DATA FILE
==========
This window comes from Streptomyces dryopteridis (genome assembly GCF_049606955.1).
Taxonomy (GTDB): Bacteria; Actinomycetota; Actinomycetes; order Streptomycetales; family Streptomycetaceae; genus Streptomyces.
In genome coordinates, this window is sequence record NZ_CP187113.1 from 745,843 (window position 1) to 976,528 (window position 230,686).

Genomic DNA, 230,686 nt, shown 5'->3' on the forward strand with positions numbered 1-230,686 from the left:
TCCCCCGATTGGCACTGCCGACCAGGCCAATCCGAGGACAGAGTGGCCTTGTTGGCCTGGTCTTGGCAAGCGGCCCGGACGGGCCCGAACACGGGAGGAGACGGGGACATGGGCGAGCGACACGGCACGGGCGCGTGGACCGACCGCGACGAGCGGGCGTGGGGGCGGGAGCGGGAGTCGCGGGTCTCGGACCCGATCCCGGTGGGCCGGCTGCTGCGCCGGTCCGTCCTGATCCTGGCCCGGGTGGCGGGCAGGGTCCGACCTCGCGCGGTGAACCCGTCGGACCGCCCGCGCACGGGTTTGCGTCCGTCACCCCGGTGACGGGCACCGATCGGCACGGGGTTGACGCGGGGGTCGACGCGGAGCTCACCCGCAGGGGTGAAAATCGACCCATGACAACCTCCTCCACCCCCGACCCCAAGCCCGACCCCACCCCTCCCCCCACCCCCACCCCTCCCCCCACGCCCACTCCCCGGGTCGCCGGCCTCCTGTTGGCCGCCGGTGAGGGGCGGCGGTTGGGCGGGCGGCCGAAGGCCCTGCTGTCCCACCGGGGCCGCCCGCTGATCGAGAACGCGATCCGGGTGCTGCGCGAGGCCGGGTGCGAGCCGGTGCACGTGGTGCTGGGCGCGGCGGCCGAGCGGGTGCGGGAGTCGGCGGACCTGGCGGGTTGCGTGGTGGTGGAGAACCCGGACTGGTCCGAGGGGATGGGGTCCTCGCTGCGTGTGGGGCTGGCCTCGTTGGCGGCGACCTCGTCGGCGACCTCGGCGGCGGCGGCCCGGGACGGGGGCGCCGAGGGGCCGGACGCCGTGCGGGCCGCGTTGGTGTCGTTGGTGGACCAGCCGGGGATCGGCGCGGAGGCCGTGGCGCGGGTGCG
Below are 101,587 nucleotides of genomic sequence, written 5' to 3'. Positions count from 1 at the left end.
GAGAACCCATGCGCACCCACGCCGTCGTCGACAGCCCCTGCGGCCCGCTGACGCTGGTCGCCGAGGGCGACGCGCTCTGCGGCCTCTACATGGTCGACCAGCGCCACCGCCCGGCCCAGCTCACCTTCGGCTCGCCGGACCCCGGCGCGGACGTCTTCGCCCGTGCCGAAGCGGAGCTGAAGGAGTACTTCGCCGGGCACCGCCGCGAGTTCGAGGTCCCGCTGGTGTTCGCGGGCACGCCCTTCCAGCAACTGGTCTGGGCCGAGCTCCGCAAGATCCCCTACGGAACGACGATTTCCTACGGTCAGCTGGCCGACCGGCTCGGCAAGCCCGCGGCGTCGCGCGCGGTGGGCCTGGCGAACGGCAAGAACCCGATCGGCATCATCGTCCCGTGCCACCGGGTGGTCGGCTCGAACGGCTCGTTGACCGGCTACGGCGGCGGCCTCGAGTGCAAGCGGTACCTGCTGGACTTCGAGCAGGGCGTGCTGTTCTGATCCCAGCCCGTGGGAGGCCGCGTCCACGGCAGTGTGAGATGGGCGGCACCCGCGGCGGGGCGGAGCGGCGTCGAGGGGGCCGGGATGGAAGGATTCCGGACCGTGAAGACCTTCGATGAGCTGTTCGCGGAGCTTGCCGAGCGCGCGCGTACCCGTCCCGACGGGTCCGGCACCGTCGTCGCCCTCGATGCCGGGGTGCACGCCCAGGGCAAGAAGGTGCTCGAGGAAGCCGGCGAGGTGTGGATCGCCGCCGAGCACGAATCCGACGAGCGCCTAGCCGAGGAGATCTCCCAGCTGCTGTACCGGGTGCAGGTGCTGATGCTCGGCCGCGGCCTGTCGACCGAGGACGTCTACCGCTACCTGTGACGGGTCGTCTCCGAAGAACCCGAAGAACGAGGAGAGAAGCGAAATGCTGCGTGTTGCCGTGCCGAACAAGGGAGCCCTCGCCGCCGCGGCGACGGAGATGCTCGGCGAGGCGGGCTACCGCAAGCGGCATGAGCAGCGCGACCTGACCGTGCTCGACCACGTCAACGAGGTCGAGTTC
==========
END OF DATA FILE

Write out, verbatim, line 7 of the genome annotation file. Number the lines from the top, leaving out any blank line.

GAGAACCCATGCGCACCCACGCCGTCGTCGACAGCCCCTGCGGCCCGCTGACGCTGGTCGCCGAGGGCGACGCGCTCTGCGGCCTCTACATGGTCGACCAGCGCCACCGCCCGGCCCAGCTCACCTTCGGCTCGCCGGACCCCGGCGCGGACGTCTTCGCCCGTGCCGAAGCGGAGCTGAAGGAGTACTTCGCCGGGCACCGCCGCGAGTTCGAGGTCCCGCTGGTGTTCGCGGGCACGCCCTTCCAGCAACTGGTCTGGGCCGAGCTCCGCAAGATCCCCTACGGAACGACGATTTCCTACGGTCAGCTGGCCGACCGGCTCGGCAAGCCCGCGGCGTCGCGCGCGGTGGGCCTGGCGAACGGCAAGAACCCGATCGGCATCATCGTCCCGTGCCACCGGGTGGTCGGCTCGAACGGCTCGTTGACCGGCTACGGCGGCGGCCTCGAGTGCAAGCGGTACCTGCTGGACTTCGAGCAGGGCGTGCTGTTCTGATCCCAGCCCGTGGGAGGCCGCGTCCACGGCAGTGTGAGATGGGCGGCACCCGCGGCGGGGCGGAGCGGCGTCGAGGGGGCCGGGATGGAAGGATTCCGGACCGTGAAGACCTTCGATGAGCTGTTCGCGGAGCTTGCCGAGCGCGCGCGTACCCGTCCCGACGGGTCCGGCACCGTCGTCGCCCTCGATGCCGGGGTGCACGCCCAGGGCAAGAAGGTGCTCGAGGAAGCCGGCGAGGTGTGGATCGCCGCCGAGCACGAATCCGACGAGCGCCTAGCCGAGGAGATCTCCCAGCTGCTGTACCGGGTGCAGGTGCTGATGCTCGGCCGCGGCCTGTCGACCGAGGACGTCTACCGCTACCTGTGACGGGTCGTCTCCGAAGAACCCGAAGAACGAGGAGAGAAGCGAAATGCTGCGTGTTGCCGTGCCGAACAAGGGAGCCCTCGCCGCCGCGGCGACGGAGATGCTCGGCGAGGCGGGCTACCGCAAGCGGCATGAGCAGCGCGACCTGACCGTGCTCGACCACGTCAACGAGGTCGAGTTC